Lecture from Nick Pollard


On wednesday I attended the start of the Coventry Conversations 2009, which is a series of talks given by important figures from the world of media and communication. The first speaker was Nick Pollard who is the ex director of Sky News. After leaving Sky News he was honoured by a lifetime achievement award at the Royal Television Society Journalism Awards and he has also worked for The BBC, ITN (as executive director of News at Ten) and a number of newspapers in his early career.

The talk was entitled ‘Does TV news have a future?’ and it was fascinating to listen to such an influential figure talk about the ever changing world of broadcast news. In simple terms the answer appears to be yes there is a future for TV news. A number of interesting points were raised however about the way we will continue to view news on screens. An item such as a portable, remotely updated, device that can be viewed on the go or connected to a screen in the home is a likely direction broadcast news will go in according to Mr Pollard. Another area with potential is conventional newspapers with paper thin integrated screens that have live 24 hour feeds.

Although rolling news channels are popular and a growing area of broadcast Nick Pollard also believes that self contained programmes such as the BBC Ten o’clock News and News at Ten will be in demand for many years. The public still want to sit down in the evening and view a pre selected set of articles that gives them a broad knowledge of the day’s events. I happen to find this reassuring, 24 hour news is clearly very good at covering live events and image rich stories but at times of little or no news can be accused of filling time with endless interviews, looping of articles and over analysing. For these reasons self contained news programmes are destined to stay on our televisions but run alongside interactive media hardware such as iPhones, palmtops, laptops and future hand held devices.

Another important issue raised was the licence fee and where its future lies. Nick Pollard believes that if a Conservative government are elected in 2010, which is widely regarded an inevitability, the licence fee would be top sliced. He points to a number of reasons why this would not be a bad thing, he claims the BBC is maybe just too big and would not suffer from focusing its attention on its most important aspects such as BBC1 and BBC2, the BBC website and BBC Radio four, three, two and one. This would improve those services dramatically whilst keeping the licence payer happy with a price reduction. The BBC has also had a lot of criticism for its pay structure, having big name presenters such as Jeremy Clarkson, Jonathan Ross and Chris Moyles paid enormous wages is not endearing them to the public. A pay structure reform and a small reduction in the licence fee (Nick Pollard suggested £15) would, according to Mr Pollard, be no bad thing.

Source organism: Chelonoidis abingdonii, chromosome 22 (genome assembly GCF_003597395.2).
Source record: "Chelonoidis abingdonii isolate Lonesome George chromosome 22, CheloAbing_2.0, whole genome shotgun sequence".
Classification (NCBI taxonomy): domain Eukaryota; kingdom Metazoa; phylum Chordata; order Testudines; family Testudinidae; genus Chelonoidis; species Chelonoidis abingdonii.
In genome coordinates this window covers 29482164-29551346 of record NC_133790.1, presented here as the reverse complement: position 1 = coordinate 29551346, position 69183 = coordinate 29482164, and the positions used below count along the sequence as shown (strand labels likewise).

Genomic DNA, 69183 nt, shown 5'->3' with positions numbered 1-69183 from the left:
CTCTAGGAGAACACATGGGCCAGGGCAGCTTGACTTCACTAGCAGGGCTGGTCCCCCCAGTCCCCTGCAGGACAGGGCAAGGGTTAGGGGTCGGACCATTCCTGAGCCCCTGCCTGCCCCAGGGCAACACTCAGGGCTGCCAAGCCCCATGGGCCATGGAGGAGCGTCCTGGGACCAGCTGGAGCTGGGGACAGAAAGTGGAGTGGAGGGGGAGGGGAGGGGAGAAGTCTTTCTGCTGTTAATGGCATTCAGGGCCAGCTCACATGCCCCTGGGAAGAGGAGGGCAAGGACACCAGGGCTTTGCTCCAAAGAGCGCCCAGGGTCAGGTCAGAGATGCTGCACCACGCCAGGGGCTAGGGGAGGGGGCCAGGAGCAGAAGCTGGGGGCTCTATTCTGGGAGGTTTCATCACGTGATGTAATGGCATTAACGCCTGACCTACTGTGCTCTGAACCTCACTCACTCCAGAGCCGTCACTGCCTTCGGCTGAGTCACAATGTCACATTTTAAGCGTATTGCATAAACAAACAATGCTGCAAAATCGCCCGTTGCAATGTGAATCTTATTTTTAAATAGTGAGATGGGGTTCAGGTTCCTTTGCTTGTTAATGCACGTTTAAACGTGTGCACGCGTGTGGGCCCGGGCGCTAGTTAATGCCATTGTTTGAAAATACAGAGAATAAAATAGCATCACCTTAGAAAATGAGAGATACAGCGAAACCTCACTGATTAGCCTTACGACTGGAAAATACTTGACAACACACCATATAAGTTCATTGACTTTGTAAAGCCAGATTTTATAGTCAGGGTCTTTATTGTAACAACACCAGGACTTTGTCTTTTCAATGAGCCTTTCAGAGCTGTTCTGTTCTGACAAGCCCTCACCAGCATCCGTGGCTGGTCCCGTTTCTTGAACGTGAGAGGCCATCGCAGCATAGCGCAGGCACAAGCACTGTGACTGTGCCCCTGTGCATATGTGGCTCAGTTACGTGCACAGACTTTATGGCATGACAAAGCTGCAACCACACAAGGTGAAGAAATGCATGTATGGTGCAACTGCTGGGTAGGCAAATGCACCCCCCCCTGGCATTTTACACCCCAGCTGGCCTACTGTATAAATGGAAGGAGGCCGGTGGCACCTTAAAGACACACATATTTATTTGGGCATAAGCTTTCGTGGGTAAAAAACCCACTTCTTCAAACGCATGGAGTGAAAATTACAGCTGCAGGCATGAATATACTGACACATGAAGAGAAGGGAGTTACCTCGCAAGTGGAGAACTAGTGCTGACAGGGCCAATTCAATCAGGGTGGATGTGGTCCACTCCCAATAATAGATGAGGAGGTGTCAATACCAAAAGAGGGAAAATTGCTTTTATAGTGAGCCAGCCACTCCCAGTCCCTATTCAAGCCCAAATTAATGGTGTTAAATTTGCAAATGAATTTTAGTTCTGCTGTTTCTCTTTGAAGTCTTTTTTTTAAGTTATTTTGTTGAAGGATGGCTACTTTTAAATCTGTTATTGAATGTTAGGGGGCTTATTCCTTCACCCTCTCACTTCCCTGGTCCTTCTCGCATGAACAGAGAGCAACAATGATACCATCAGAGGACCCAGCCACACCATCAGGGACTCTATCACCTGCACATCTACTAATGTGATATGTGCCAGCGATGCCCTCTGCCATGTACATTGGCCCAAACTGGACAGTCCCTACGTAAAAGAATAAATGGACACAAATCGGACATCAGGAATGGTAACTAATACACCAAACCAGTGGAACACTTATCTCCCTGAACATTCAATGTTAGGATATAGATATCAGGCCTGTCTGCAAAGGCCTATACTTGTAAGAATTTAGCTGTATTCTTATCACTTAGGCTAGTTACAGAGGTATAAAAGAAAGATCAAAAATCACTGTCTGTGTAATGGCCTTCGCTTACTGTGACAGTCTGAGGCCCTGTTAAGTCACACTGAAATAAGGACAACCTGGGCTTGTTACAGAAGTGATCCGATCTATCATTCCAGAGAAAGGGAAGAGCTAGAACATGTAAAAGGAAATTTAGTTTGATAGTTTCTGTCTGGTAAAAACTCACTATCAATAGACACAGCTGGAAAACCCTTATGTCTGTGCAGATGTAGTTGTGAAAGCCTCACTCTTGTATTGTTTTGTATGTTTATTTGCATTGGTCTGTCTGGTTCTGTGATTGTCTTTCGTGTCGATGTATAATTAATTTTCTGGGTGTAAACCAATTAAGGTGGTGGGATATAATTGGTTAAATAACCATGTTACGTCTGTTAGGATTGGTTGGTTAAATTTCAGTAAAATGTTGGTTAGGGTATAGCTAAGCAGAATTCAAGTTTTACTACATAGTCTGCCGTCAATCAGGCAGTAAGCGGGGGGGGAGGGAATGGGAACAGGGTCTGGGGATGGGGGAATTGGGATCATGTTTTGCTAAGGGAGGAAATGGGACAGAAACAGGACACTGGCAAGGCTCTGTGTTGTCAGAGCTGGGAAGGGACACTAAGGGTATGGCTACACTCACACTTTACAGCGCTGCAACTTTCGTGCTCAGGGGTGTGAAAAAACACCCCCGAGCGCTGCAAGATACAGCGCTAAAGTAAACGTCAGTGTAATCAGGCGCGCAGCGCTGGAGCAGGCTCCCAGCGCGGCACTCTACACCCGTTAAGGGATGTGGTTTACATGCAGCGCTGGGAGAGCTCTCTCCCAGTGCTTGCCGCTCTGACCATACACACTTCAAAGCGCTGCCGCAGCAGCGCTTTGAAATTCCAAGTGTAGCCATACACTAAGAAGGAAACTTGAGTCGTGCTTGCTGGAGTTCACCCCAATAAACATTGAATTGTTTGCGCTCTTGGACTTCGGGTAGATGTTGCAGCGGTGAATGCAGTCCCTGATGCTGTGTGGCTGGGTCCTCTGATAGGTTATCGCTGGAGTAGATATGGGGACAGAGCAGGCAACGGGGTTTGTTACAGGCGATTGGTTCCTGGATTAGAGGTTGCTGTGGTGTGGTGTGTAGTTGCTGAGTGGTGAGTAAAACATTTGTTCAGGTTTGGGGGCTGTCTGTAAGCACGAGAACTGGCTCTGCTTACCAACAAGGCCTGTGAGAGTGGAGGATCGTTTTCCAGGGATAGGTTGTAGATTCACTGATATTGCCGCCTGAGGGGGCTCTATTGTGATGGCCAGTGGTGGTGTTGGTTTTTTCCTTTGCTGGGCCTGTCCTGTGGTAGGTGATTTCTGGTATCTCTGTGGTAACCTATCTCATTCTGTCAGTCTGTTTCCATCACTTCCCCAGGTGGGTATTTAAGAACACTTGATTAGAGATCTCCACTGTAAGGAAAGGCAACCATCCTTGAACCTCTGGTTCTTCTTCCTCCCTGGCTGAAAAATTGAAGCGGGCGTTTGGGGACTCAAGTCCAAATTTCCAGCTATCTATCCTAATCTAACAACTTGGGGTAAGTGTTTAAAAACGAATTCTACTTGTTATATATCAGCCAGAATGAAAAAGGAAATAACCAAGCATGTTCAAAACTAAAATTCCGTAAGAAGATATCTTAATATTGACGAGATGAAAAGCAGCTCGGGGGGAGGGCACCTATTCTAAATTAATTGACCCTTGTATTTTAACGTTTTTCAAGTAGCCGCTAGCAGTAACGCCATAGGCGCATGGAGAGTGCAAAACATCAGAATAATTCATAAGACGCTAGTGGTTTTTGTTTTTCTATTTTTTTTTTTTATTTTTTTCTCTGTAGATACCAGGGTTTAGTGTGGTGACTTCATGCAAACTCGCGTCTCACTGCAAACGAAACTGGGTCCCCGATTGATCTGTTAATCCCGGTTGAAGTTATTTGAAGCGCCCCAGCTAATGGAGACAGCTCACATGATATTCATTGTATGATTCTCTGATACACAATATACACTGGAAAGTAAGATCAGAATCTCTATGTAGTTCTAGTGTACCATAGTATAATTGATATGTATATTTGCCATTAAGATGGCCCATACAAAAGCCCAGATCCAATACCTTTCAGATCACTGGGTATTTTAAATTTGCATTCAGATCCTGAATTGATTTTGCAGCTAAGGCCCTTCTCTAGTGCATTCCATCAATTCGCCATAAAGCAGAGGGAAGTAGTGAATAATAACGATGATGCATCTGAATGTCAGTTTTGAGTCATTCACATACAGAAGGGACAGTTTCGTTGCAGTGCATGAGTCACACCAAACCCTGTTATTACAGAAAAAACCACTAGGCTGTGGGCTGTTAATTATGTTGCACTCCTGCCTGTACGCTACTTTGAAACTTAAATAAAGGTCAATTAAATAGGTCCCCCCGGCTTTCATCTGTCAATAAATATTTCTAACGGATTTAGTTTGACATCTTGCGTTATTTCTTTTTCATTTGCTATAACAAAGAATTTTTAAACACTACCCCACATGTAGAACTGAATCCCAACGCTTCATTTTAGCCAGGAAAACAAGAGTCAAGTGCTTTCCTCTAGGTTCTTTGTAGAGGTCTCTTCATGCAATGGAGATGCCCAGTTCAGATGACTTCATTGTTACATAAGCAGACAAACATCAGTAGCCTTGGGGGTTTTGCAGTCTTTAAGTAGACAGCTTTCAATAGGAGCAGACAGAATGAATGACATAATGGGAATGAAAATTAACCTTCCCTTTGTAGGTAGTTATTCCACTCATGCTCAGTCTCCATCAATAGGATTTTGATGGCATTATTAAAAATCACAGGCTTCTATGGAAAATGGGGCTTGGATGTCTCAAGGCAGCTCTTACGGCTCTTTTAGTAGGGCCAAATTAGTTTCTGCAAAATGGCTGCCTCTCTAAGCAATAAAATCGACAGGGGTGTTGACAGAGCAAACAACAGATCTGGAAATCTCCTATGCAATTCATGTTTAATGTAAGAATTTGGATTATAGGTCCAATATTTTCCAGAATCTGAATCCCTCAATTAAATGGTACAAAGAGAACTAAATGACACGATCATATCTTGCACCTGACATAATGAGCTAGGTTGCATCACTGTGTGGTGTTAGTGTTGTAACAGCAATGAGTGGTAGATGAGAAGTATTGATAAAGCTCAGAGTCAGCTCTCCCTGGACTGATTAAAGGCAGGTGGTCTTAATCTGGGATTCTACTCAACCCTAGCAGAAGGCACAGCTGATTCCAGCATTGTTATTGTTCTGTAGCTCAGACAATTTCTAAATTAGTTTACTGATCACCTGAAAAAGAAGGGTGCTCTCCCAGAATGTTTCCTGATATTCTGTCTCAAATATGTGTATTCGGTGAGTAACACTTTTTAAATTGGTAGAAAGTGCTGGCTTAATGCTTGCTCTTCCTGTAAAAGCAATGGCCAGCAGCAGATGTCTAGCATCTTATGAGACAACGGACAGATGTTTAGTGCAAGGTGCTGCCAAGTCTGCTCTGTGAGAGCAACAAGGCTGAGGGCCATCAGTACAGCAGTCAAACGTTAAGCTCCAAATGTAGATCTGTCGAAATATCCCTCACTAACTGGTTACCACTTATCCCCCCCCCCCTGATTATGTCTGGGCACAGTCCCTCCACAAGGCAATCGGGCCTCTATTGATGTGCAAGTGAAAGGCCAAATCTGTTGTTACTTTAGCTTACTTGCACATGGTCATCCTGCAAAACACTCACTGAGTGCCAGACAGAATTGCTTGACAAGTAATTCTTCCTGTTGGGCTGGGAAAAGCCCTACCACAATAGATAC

The talk was a fascinating insight into the world of news broadcast by a powerful and influential figure in the industry.


2 Responses to “Lecture from Nick Pollard”

  1. Alison Le Mare Says:

    I hope and believe that self-contained news programmes will long continue. Particularly at times of crisis and bad news it’s important to be able to watch more detailed, considered news articles and digest the information properly. The BBC has a major responsibility in this, as evidenced by the way the nation turns to the BBC at times such as 9/11. One major problem with rolling news screens is that however devastating the news they just become a backdrop to our lives, endlessly playing and replaying news until it becomes almost meaningless.

  2. I couldn’t agree more. The news seems somehow diluted by rolling coverage and at times of such importance it is vital we retain the self contained programme.

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